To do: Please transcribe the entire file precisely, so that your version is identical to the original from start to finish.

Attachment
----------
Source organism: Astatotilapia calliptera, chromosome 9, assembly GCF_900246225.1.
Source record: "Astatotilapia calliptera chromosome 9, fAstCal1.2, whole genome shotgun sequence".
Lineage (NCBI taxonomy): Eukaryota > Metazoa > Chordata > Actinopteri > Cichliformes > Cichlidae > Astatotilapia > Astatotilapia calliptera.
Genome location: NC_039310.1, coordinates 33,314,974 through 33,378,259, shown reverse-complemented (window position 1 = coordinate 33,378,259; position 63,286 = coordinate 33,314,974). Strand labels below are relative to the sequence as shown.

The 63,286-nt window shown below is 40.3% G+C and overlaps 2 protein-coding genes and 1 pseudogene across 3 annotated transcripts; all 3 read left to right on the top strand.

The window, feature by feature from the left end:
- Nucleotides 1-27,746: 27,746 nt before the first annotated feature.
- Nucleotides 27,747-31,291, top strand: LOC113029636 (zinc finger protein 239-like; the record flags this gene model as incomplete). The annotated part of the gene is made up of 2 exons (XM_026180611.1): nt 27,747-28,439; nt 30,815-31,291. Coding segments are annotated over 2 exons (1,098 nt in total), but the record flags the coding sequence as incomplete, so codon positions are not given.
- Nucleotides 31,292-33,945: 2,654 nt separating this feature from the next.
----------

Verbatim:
Source organism: Astatotilapia calliptera, chromosome 9, assembly GCF_900246225.1.
Source record: "Astatotilapia calliptera chromosome 9, fAstCal1.2, whole genome shotgun sequence".
Lineage (NCBI taxonomy): Eukaryota > Metazoa > Chordata > Actinopteri > Cichliformes > Cichlidae > Astatotilapia > Astatotilapia calliptera.
Genome location: NC_039310.1, coordinates 33,314,974 through 33,378,259, shown reverse-complemented (window position 1 = coordinate 33,378,259; position 63,286 = coordinate 33,314,974). Strand labels below are relative to the sequence as shown.

The 63,286-nt window shown below is 40.3% G+C and overlaps 2 protein-coding genes and 1 pseudogene across 3 annotated transcripts; all 3 read left to right on the top strand.

The window, feature by feature from the left end:
- Nucleotides 1-27,746: 27,746 nt before the first annotated feature.
- Nucleotides 27,747-31,291, top strand: LOC113029636 (zinc finger protein 239-like; the record flags this gene model as incomplete). The annotated part of the gene is made up of 2 exons (XM_026180611.1): nt 27,747-28,439; nt 30,815-31,291. Coding segments are annotated over 2 exons (1,098 nt in total), but the record flags the coding sequence as incomplete, so codon positions are not given.
- Nucleotides 31,292-33,945: 2,654 nt separating this feature from the next.